Large blockholders and stock price crash risk: An international study
45 Pages Posted: 2 Aug 2019 Last revised: 10 Nov 2021
Date Written: November 22, 2021
This study examines the relation between large blockholders and stock price crash risk across 44 countries. The results show that firms held by a large blockholder have a lower firm-specific crash risk than widely held firms and that the higher the proportion of voting rights, the lower is this risk. The results suggest that large shareholders serve as monitors in the company and reduce agency costs by improving investment efficiency, leading to lower stock price crash risk. Further analysis reveals that this mitigating effect is stronger in firms held by a family, another widely held corporation, and the state. By contrast, the results show no such effect in firms held by a large institutional investor. Last, the relation is more pronounced in developed countries and in English common law and German civil law countries, highlighting the role of large blockholders as a complementary governance mechanism rather than a substitutive one.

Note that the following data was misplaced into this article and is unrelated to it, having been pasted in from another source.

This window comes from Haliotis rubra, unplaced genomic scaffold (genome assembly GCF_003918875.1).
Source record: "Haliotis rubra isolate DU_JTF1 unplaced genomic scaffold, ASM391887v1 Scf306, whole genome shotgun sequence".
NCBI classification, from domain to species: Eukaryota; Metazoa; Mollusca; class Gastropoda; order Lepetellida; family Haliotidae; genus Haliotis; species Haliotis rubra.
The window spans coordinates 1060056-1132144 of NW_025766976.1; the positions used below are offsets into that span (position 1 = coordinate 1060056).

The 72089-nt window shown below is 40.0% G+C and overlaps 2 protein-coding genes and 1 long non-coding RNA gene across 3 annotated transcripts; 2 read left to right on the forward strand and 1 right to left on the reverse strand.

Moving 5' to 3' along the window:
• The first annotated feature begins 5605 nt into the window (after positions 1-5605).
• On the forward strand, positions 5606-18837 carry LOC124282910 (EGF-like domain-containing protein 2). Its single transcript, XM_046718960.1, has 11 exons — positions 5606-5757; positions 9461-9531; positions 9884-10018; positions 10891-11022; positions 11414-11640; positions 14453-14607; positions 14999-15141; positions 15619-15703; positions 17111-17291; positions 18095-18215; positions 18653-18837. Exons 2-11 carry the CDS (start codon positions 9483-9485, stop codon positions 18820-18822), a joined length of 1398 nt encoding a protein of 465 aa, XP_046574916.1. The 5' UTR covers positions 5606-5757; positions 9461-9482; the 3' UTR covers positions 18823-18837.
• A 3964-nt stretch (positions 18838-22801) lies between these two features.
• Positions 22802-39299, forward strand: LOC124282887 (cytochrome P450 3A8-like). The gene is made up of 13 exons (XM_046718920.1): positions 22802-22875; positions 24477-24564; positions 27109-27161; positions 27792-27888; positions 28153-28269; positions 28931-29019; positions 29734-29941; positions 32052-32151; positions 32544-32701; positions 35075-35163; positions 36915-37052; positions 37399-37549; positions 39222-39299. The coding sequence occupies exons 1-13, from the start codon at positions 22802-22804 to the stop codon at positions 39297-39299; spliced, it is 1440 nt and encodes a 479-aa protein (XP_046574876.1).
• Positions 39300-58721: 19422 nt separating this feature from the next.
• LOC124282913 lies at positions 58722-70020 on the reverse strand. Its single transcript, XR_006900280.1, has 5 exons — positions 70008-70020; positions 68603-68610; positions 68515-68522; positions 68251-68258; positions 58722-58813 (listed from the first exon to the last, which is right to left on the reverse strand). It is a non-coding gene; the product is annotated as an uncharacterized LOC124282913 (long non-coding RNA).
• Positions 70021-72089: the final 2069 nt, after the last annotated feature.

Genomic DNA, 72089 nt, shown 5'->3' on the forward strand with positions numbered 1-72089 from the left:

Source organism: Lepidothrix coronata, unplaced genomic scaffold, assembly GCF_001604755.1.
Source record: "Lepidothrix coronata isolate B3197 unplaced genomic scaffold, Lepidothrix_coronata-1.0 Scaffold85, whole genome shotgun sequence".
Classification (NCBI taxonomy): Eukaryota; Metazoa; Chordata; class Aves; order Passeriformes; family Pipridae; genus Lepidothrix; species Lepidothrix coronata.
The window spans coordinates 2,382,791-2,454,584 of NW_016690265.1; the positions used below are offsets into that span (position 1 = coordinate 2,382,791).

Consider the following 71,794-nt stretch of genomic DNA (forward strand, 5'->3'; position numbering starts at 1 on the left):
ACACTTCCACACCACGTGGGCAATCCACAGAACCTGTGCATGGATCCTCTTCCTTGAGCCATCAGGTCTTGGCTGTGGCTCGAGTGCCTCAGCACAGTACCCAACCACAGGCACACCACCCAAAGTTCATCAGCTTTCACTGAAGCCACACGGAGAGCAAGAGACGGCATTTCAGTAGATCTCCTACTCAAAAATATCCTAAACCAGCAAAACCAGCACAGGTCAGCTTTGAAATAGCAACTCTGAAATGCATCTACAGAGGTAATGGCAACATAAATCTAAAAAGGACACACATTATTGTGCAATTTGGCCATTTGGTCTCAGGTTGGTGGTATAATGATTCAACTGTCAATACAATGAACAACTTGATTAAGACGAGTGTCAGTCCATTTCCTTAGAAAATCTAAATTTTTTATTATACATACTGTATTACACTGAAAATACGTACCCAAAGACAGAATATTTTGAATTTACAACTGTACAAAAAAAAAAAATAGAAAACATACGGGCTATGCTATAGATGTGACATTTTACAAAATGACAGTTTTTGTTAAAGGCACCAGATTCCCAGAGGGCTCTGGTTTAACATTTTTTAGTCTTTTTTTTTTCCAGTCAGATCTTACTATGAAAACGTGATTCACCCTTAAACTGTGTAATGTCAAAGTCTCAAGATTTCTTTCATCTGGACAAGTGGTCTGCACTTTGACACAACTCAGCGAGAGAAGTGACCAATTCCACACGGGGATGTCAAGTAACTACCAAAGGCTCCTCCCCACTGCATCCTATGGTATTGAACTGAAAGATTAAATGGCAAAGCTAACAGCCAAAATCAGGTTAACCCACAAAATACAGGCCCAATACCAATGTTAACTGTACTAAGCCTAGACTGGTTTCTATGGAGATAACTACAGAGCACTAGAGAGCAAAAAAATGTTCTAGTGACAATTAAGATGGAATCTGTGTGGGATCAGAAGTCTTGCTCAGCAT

Keywords: Stock price crash risk, Large blockholder, Ownership structure, Agency costs, Monitoring
JEL Classification: G14, G30, G32, M40
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